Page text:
• 41 percent of respondents indicated that limited career progression factored into their desire to leave their current employers. Other popular cited reasons include lack of flexibility in working hours (40 percent) and toxic working environments (38 percent).
  • 58 percent indicated skills development opportunities were the most important factor in choosing a new employer, second only to salary and benefits. Likewise, 62 percent said that more learning and training opportunities would make them more motivated to work, and an incredible 91 percent said they would like more training from their current employers.

Adding further fuel to the fire, most predictions see this crisis getting much worse in the next ten years. For example, consulting firm Korn Ferry predicts a global shortage of 85.2 million skilled workers by 2030. This represents an estimated $8.5 trillion loss of revenue opportunities worldwide. Further, the number of open tech positions is expected to increase by 12 percent.

What are scared CEOs doing to meet this challenge?

While progress is admittedly slow, many companies are working toward mitigating this risk through a few different avenues:

  • Adjusting recruiting and hiring practices to accommodate applicants’ desire for more flexible hours and remote working opportunities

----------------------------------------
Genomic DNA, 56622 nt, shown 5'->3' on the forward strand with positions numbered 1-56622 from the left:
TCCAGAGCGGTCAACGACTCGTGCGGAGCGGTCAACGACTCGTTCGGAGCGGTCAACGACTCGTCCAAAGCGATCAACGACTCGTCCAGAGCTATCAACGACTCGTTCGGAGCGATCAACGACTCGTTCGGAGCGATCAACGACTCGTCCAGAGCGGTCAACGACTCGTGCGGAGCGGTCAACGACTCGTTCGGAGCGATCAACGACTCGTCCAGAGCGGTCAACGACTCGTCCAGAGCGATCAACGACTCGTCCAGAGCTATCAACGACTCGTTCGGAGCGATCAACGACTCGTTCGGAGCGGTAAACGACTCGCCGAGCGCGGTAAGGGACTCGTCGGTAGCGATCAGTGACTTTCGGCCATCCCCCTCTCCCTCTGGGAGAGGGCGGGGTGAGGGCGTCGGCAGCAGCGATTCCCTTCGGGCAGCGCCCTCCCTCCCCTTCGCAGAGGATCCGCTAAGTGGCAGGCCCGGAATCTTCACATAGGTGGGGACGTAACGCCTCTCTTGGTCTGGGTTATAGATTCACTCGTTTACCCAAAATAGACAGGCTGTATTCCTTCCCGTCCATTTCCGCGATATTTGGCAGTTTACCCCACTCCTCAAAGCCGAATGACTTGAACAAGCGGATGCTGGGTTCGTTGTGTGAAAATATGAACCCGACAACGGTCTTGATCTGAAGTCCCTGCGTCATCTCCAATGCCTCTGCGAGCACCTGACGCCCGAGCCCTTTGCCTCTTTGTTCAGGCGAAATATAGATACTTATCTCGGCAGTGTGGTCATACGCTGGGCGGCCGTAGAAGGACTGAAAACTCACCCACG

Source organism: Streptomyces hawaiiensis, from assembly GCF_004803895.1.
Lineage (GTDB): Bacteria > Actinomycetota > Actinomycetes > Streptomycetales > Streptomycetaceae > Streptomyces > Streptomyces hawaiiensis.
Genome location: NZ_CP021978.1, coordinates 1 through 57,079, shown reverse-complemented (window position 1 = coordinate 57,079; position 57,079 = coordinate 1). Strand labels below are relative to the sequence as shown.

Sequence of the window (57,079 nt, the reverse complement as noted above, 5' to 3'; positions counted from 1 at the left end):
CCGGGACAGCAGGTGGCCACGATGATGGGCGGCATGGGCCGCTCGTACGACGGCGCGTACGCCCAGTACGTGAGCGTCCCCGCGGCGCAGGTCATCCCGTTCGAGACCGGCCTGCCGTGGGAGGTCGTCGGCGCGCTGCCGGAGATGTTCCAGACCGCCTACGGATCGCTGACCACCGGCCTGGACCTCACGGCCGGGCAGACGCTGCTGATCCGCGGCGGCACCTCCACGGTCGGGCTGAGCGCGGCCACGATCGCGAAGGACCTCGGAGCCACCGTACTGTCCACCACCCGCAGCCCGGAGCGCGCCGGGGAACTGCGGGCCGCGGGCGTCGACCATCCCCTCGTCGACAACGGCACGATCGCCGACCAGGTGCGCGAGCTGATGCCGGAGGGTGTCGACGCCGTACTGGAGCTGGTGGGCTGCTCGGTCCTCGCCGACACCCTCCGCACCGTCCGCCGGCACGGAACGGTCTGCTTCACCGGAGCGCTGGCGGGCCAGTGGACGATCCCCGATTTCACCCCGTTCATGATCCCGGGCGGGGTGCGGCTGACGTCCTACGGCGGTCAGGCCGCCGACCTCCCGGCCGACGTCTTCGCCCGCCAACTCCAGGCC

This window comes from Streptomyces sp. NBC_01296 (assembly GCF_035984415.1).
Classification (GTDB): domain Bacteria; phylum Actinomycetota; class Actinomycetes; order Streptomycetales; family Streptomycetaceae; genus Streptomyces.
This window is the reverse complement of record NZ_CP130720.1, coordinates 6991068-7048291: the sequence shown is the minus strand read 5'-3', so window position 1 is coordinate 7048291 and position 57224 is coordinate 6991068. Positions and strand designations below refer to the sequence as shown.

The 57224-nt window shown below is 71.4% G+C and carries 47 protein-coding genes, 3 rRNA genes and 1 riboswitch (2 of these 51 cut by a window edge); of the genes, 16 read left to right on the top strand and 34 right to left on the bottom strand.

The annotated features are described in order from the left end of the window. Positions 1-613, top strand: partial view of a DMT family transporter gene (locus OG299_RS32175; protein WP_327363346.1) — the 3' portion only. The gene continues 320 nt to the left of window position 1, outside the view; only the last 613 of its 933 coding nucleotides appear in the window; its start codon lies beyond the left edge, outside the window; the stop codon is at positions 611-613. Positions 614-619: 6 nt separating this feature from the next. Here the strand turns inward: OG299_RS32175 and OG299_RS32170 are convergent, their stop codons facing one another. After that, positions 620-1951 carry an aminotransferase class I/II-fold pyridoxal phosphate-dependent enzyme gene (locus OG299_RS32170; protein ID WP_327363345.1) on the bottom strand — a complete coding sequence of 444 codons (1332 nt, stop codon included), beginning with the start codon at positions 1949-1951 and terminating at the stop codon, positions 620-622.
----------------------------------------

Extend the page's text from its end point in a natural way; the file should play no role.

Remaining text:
• Investing more in learning and development of their workforce and better supporting career development opportunities
  • Pursuing less traditional candidates to fill entry-level tech positions, both from current experienced but non-tech employees, and external applicants who show potential to be trained to qualify for tech positions

Of the above-mentioned survey respondents:

  • 40 percent have partnered with external organizations to work on talent development to close the skills gap and attract more employees.
  • A little over 21 percent have eliminated requirements that applicants have certain academic degrees.
  • 31 percent have created an apprenticeship program.

These efforts have already had a positive impact on organizations that have taken the initiative.

For example, a global leader in the casualty insurance industry worked with Cprime to implement an aggressive program to recruit and train inexperienced applicants to take on entry-level positions as software engineers. (Read the case study here.)

Likewise, several client organizations across multiple industries have benefited from intense, customized training and coaching programs. Cprime designed these programs to quickly upskill internal tech talent. As a result, they learned to work more efficiently, take on new skills in emerging technologies, and work together more effectively as teams. (Read the case studies here.)

And, Cprime has had decades of success helping clients meet the challenges represented by the tech talent gap. They offer two powerful service offerings:

  1. Global Talent Services – Dedicated recruiting experts locate and secure qualified tech talent from around the world to fill the positions you require.
  2. Cprime Studios – A dedicated team of software engineers, DevOps specialists, and digital strategists take on your ongoing and future projects so you can keep progressing while you work on hiring full-time talent.

Speak to our Talent Acquisition specialists today to see how Cprime can help your organization fill the tech talent gap, and maybe give your CEO a little more peace of mind.

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Khursheed Irani, Head of Global Talent Services
Khursheed Irani, Head of Global Talent Services